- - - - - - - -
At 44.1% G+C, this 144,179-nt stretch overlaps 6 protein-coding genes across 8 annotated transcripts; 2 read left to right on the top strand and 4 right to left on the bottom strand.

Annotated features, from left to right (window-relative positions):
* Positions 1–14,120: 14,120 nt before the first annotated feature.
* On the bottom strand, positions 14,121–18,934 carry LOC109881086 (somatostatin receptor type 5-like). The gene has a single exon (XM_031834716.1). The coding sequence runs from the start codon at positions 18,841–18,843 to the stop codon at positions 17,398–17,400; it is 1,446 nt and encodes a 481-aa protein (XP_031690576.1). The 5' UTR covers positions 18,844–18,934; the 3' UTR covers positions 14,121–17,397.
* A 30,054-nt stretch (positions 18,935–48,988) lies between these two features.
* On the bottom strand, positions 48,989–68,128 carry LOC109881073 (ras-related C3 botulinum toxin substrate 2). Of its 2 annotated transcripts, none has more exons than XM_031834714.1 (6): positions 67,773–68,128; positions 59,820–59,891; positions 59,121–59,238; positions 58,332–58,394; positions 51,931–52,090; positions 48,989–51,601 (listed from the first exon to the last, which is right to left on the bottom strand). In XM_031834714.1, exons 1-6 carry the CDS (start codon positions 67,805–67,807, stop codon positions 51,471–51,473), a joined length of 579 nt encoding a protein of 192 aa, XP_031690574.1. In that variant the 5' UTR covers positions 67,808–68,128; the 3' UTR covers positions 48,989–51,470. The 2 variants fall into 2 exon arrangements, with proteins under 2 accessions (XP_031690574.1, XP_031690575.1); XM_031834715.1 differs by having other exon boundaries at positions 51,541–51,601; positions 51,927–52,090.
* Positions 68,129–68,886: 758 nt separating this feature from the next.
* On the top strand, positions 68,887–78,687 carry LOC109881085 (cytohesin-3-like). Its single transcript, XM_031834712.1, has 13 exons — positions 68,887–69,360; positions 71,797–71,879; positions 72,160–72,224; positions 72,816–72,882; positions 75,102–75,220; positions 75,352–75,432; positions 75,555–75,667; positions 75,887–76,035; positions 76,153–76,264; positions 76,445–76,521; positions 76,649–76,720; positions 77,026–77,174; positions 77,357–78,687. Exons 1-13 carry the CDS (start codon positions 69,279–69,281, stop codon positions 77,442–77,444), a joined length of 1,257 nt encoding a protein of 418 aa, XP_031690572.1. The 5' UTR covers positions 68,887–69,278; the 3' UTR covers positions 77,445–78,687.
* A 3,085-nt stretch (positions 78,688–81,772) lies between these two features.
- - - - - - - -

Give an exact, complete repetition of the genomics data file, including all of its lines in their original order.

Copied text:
At 44.1% G+C, this 144,179-nt stretch overlaps 6 protein-coding genes across 8 annotated transcripts; 2 read left to right on the top strand and 4 right to left on the bottom strand.

Annotated features, from left to right (window-relative positions):
* Positions 1–14,120: 14,120 nt before the first annotated feature.
* On the bottom strand, positions 14,121–18,934 carry LOC109881086 (somatostatin receptor type 5-like). The gene has a single exon (XM_031834716.1). The coding sequence runs from the start codon at positions 18,841–18,843 to the stop codon at positions 17,398–17,400; it is 1,446 nt and encodes a 481-aa protein (XP_031690576.1). The 5' UTR covers positions 18,844–18,934; the 3' UTR covers positions 14,121–17,397.
* A 30,054-nt stretch (positions 18,935–48,988) lies between these two features.
* On the bottom strand, positions 48,989–68,128 carry LOC109881073 (ras-related C3 botulinum toxin substrate 2). Of its 2 annotated transcripts, none has more exons than XM_031834714.1 (6): positions 67,773–68,128; positions 59,820–59,891; positions 59,121–59,238; positions 58,332–58,394; positions 51,931–52,090; positions 48,989–51,601 (listed from the first exon to the last, which is right to left on the bottom strand). In XM_031834714.1, exons 1-6 carry the CDS (start codon positions 67,805–67,807, stop codon positions 51,471–51,473), a joined length of 579 nt encoding a protein of 192 aa, XP_031690574.1. In that variant the 5' UTR covers positions 67,808–68,128; the 3' UTR covers positions 48,989–51,470. The 2 variants fall into 2 exon arrangements, with proteins under 2 accessions (XP_031690574.1, XP_031690575.1); XM_031834715.1 differs by having other exon boundaries at positions 51,541–51,601; positions 51,927–52,090.
* Positions 68,129–68,886: 758 nt separating this feature from the next.
* On the top strand, positions 68,887–78,687 carry LOC109881085 (cytohesin-3-like). Its single transcript, XM_031834712.1, has 13 exons — positions 68,887–69,360; positions 71,797–71,879; positions 72,160–72,224; positions 72,816–72,882; positions 75,102–75,220; positions 75,352–75,432; positions 75,555–75,667; positions 75,887–76,035; positions 76,153–76,264; positions 76,445–76,521; positions 76,649–76,720; positions 77,026–77,174; positions 77,357–78,687. Exons 1-13 carry the CDS (start codon positions 69,279–69,281, stop codon positions 77,442–77,444), a joined length of 1,257 nt encoding a protein of 418 aa, XP_031690572.1. The 5' UTR covers positions 68,887–69,278; the 3' UTR covers positions 77,445–78,687.
* A 3,085-nt stretch (positions 78,688–81,772) lies between these two features.